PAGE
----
NO matter how hard one works it seems as if that finish line keeps moving further away. I am referring to those plans put in place for retirement. Besides the big element of the “unknown,” the unexpected expense, it seems as if the rules and the times keep changing faster to any adjustments one tries to execute. The age of 65 used to be the goal line for retirement; now it gets pushed back depending on the year one is born. There is a grocery store I occasionally use that has a couple of small sections put aside for clearance items. One of them is in the produce section of the store and I have to tell you it is hard sometimes to watch the elderly shoppers pouring over the bruised or wrinkled fruits and vegetables, looking for one that would still be edible. I wonder what my retirement will be like when I am on a fixed income; would I be one of those shoppers looking for a bargain that potentially could make me ill? AS my friends and I grow older our conversations about are retirement years has increased. Some amongst us have multiple insurance policies to cover a variety of scenarios; others have focused on savings that they will be able to draw on once they are no longer working. One of the big concerns we all share is whether we will be able to still live independently, under our own roofs. No one in my circle of friends has had something good to say about nursing homes unless they had a super wealthy relative, who could afford one of those luxury retirement communities set up like a condominium building. They would have to buy the apartment outright and when they died the living space would revert back to the association. Since none of my friends or me could afford such an arrangement, we have come up with some creative ways on how we could take care of each other. I will tell you the option that was chosen in this comedic crime film never occurred to any of us. RETIRED friends Joe, Willie and Albert; played by Michael Caine (Inception, Batman Begins franchise), Morgan Freeman (Driving Miss Daisy, The Dark Knight franchise) and Alan Arkin (Get Smart, Argo); were falling deeper into debt. After witnessing a crime, Joe got an idea that would solve all three friends’ money issues. Directed by Zach Braff (Garden State, Scrubs-TV), the only reason to see this film is to watch these three actors, along with Christopher Lloyd (Back to the Future franchise, Taxi-TV) as Milton and Ann-Margaret (Grumpy Old Men, Any Given Sunday) as Annie, working together. It would have been more interesting to watch them if the script had not stayed on the light side; the humor and emotional parts were rather wishy-washy. Putting aside my dilemma with celebrating crime situations, I thought the lead up story was a good motivator for the action. When the film came to an end I was left with the same feelings I had with yesterday’s picture, just a sense of “blah.” In my opinion it was a crime to have used these actors for such an uninspired script.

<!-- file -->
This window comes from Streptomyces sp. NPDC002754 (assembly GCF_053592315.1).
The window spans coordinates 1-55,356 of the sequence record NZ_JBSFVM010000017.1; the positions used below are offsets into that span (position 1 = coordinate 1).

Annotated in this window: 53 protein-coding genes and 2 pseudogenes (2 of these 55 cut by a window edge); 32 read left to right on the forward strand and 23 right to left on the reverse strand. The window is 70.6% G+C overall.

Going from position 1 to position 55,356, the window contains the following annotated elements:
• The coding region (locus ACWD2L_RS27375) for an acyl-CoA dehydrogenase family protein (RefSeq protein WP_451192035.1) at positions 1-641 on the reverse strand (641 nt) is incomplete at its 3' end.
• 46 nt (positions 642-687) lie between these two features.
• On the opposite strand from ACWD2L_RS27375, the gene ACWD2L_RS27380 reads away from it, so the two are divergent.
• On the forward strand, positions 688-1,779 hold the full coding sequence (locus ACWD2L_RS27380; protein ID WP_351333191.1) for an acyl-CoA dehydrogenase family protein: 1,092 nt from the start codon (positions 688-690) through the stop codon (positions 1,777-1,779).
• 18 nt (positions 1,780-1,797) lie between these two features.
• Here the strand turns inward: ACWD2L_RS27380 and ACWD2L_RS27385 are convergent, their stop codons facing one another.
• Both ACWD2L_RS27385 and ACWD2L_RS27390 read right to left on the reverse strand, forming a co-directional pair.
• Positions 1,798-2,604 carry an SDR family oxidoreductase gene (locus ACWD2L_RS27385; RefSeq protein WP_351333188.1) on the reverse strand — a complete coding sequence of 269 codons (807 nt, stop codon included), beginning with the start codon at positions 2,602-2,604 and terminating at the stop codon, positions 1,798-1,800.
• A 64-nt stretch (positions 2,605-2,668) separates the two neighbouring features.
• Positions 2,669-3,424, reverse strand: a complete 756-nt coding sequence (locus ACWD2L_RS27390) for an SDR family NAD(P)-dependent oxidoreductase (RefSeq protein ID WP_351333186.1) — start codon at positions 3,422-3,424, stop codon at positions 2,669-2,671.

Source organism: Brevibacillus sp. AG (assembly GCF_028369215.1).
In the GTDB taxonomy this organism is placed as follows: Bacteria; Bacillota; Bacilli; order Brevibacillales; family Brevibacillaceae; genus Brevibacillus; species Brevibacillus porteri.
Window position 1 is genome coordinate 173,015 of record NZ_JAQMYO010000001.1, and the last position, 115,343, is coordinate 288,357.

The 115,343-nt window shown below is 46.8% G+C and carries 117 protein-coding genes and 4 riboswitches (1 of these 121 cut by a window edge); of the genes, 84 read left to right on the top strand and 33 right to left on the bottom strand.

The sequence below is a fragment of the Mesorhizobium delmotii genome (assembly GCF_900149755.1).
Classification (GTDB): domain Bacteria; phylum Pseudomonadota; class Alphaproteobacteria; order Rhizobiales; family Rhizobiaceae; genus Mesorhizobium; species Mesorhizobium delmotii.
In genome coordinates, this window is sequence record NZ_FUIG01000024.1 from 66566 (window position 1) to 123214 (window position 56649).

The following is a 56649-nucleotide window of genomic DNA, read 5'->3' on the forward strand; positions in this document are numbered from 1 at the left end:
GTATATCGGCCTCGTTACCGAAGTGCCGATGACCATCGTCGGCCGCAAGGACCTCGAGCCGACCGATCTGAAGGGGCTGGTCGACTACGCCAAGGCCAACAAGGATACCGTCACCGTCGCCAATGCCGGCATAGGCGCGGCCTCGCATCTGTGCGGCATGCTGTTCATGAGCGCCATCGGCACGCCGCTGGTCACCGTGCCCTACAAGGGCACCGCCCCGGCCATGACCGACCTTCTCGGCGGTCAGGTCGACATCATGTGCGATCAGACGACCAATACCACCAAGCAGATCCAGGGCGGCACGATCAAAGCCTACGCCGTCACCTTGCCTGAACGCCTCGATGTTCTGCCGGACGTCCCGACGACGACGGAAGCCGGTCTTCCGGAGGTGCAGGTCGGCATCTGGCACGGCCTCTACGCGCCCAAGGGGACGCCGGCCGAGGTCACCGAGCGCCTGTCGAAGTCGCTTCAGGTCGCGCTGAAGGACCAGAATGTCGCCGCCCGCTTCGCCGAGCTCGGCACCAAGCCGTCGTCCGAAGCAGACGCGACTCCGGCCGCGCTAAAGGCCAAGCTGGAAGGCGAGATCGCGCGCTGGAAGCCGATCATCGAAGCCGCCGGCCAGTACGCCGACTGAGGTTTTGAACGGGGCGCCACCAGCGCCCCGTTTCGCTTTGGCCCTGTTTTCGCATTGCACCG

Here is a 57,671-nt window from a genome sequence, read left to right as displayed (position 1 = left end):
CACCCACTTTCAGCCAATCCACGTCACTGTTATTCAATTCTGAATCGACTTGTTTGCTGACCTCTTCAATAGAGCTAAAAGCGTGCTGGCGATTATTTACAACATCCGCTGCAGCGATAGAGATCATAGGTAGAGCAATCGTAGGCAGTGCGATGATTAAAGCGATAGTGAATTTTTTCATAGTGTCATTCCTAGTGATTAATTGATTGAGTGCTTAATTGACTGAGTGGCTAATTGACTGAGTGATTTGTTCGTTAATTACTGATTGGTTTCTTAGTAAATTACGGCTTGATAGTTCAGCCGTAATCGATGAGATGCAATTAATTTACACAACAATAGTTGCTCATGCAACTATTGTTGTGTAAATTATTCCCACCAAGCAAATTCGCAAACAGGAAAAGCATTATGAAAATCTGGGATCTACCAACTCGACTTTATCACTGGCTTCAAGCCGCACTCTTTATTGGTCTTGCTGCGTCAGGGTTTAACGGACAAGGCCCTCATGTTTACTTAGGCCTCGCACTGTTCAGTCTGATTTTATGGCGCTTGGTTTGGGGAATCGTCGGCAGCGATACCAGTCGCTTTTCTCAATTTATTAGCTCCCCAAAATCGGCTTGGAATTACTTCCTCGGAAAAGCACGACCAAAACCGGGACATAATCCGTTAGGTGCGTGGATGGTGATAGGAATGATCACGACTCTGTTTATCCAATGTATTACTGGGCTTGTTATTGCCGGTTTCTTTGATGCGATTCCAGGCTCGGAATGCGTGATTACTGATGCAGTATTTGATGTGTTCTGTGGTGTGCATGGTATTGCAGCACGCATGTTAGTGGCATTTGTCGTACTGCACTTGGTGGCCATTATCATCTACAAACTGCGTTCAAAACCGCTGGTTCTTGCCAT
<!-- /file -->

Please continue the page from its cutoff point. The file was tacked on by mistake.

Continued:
Unlimited possibilities wait for many rousing from their nightly sleep. For them their day begins with a blank canvas; they let the day lead in what activities and events will be chosen. It is a random process that involves some level of spontaneity. Imagine the freedom one experiences when they are not tethered to a schedule or list of chores for the day. It has been so long that I actually cannot remember if I have ever experienced that type of freedom, to wake up with the attitude that whatever the day brings would be fine. If I do not have a list of things I need to handle for the day, I at least have a mental plan of what I want to accomplish. I have mentioned before that people can set their watches by me; I am most comfortable when I am on my internal schedule. It frees me up from taking time out to make decisions since all of them were made when the schedule was created in my mind, so I can go on automatic. I know when I wake up the first thing I do is eat breakfast; aware no matter the time, when the clock reaches the noon hour it is time for me to prepare for my 2nd meal. Now the downfall to being this way is when something unexpected happens. An example would be my daily ride to the office. I take the same route every day, knowing when I have to get into the right lane to avoid being stopped by cars trying to turn left or aware where I have to swerve slightly to avoid a pothole. If something like a stalled car or broken railroad crossing backs up traffic and causes a detour, I am thrown off my schedule. Honestly, it is rough for me when things don’t go as planned which is why I can relate to the magicians in this action thriller. AFTER lying low for a year the magicians called “The Four Horsemen” reappear for a spectacular magic trick. They were not expecting their trick to take them halfway around the world. The returning cast such as Jesse Eisenberg (American Ultra, The End of the Tour) as J. Daniel and Mark Ruffalo (The Avengers franchise, Infinitely Polar Bear) as Dylan Rhodes were joined by new characters Lula, played by Lizzy Caplan (Cloverfield, The Interview) and Walter Mabry, played by Daniel Radcliffe (Harry Potter franchise, Kill Your Darlings). There were the same spectacular magic tricks in this comedy but I missed the way they were explained as in the previous movie. The scenes were flashy but I did not like the camera work; some scenes were too frenetic for me. I could have handled all of this but because the script was such a mess I soon became bored with the story. There wasn’t the same sense of tense danger or excitement as the first film. In my opinion the writers tried to do too much to make this sequel “bigger” and it just did not work. I recently saw last weekend’s box office results and have to assume the movie studio was not expecting the results they got with the final figures.